To even begin this essay, I’m going to have to admit something uncomfortable. I am mentally ill.
I won’t bore you with the details, but I’m one of hundreds of thousands of Americans with a tough-to-treat, life-affecting neurosis known as Obsessive Compulsive Disorder (OCD).
Since I happen to live near a leading psychiatric hospital, I’m one of the lucky ones. I got diagnosed as a young man. I visit my psychiatrist regularly and take a medication at the beginning of every day. Thanks to all of the above, I’m in the “functional” category. I have a family. I work for a living. I even own a home.
Much of the mental illness I live with is internal, involving repetitive actions and thoughts that are nearly impossible to control. But it’s something that is hard to hide. Do I exhibit symptoms? My wife would say Yes. And here’s a confession: Some of these involve episodes of anger.
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If I polled my friends, most of whom have no idea I am ill, I would get different answers. Some might say I was more or less normal. Some would call me a “crank.” Some, maybe, worse. At least one of my neighbors, I’ll bet, thinks I have serious problems — especially after our verbal battles over some trees he cut down.
As it happens, I have no interest in owning a gun. But what if I did? What if I felt one were necessary to protect my property, my family or myself? Should the rest of society step in to stop me? In the current debate following the Parkland shooting, there are many — including President Trump, gun-ownership advocates and even moderates in Congress — who believe so.
But I have ask anyone who agrees: Just how would you go about this? By some edict from my doctor? Even if he were inclined to sign one, which I doubt, do you not realize that I could find another to refute him, one of many psychiatrists with broadly liberal views?
Stripping rights from the mentally ill is a slippery slope. Rarely are we sufferers restrained or locked up unless we’ve harmed ourselves or others. Want to label a few of us as “dangerous?” We’re just as hard to decipher and diagnose as anyone you know.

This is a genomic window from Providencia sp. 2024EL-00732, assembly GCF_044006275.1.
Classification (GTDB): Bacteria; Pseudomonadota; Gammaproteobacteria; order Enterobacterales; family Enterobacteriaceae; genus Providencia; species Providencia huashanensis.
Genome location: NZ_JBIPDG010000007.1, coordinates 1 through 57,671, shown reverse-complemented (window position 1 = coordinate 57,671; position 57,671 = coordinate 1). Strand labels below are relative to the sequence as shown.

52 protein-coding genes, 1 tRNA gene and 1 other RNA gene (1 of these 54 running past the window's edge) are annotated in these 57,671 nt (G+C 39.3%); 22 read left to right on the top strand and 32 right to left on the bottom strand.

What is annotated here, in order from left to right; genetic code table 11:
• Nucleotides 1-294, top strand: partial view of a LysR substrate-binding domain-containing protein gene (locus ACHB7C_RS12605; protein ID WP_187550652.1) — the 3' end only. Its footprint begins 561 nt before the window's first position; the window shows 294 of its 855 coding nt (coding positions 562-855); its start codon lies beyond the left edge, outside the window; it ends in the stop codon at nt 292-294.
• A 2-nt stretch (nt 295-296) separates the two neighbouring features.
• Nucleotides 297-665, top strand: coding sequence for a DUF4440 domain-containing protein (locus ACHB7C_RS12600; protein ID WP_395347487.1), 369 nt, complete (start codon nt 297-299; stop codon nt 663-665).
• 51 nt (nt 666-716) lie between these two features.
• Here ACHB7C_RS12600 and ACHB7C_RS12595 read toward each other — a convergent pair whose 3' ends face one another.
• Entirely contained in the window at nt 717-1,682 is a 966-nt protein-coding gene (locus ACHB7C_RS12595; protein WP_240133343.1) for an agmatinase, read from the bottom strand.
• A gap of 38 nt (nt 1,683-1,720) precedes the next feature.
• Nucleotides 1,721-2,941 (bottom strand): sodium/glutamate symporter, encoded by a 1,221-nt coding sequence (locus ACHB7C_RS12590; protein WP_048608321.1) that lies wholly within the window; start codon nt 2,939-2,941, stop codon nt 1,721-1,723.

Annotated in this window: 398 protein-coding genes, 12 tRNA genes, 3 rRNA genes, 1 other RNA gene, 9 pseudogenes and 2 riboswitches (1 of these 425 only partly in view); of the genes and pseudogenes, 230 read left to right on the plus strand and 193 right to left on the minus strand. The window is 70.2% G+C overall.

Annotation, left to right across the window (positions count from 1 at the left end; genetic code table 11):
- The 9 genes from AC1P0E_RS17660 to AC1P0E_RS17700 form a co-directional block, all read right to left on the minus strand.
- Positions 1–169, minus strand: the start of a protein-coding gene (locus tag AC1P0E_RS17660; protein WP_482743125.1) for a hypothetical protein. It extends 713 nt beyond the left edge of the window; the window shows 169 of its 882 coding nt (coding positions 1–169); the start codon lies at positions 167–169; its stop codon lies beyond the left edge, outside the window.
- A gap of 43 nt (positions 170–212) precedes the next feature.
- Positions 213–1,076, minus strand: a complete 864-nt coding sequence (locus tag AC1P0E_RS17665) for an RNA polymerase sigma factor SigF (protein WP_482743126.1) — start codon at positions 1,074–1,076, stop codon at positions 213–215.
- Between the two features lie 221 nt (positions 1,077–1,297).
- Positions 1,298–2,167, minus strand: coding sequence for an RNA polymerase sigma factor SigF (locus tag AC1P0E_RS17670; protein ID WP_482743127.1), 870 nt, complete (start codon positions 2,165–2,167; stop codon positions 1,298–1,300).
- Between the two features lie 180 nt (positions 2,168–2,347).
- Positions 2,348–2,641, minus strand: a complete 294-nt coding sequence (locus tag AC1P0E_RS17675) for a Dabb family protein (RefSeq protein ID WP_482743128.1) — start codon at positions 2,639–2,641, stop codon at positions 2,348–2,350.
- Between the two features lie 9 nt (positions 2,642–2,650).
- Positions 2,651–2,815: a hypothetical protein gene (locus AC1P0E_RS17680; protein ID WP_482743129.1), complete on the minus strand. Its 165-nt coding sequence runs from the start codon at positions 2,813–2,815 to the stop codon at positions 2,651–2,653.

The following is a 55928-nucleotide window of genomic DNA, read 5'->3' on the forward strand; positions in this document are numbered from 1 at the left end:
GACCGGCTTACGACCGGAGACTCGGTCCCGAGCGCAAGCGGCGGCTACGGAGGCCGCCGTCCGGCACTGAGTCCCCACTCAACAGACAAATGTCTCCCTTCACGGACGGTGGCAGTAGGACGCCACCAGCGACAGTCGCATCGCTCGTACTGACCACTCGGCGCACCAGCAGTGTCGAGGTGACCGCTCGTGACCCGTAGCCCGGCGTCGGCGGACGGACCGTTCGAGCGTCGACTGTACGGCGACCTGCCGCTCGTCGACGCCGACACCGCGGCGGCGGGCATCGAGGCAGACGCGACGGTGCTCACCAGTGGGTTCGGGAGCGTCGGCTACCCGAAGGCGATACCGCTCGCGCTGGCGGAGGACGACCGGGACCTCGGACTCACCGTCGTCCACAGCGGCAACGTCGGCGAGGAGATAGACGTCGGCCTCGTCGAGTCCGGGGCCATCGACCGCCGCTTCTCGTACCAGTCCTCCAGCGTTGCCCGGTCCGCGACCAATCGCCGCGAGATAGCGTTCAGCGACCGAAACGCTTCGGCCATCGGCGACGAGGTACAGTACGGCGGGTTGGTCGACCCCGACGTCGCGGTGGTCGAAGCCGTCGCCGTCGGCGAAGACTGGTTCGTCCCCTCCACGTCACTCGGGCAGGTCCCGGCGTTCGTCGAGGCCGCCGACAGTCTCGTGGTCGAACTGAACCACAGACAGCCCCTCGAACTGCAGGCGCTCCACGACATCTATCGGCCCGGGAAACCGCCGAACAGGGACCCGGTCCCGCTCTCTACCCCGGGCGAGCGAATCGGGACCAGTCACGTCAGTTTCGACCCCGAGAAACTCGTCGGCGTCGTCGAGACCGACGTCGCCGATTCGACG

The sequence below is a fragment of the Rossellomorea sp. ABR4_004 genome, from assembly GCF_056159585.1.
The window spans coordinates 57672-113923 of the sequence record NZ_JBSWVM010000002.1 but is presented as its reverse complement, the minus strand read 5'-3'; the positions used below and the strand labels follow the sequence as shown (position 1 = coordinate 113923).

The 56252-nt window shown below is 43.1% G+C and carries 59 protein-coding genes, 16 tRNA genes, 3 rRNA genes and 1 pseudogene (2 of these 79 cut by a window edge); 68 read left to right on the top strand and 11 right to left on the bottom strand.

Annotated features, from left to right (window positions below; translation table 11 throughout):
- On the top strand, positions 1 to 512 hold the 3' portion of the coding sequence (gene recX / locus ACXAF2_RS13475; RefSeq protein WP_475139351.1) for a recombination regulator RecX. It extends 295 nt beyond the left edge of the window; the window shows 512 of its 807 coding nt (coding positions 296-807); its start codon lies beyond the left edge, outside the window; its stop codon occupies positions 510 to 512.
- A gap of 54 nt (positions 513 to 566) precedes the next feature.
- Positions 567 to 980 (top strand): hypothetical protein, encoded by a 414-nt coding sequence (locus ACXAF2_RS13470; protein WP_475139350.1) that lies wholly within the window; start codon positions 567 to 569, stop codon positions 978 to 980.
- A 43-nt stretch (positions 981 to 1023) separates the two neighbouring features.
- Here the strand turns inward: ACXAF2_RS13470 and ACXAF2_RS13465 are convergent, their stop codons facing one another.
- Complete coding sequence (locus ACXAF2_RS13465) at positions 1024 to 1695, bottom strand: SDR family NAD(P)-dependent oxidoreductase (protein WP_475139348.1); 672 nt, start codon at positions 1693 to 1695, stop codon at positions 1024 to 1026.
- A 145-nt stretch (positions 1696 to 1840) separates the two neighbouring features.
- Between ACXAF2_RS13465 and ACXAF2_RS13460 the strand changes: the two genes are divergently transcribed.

Those, like me, who suffer from mental illness come in myriad different degrees of severity and functionality. Experts, these days, talk not about patients with autism, but about patients on the “autism spectrum.” Is there an “Obsessive Compulsive spectrum,” too? A spectrum for every disorder? I’ve little evidence for this, but I’m guessing there might be.
But back to my gun. Few would know that I have possibly worrisome issues if I hadn’t outed myself by writing this. How many like me are out there? It’s impossible to know.
Perhaps you could sit down with my nervous neighbor, or make a case in court and get an injunction. Prevent me from buying a firearm — and impose other restrictions on my actions, too. But unless I’m wrong, I’d have my day in court — or months. My case, in truth, could take years.
And, when push comes to shove, is that not the way it should be? Does this not reflect the personal freedoms guaranteed in our Constitution and in the Bill of Rights — the same documents that Second Amendment advocates like to wave around?
Whatever your views on guns, or on people like me with mental illness, I urge you to be consistent. Rights are rights. Protections are protections.I’m hoping against hope that you agree.
Peter Mandel of Providence, Rhode Island, is an author of books for children, including “Jackhammer Sam” and “Bun, Onion, Burger.”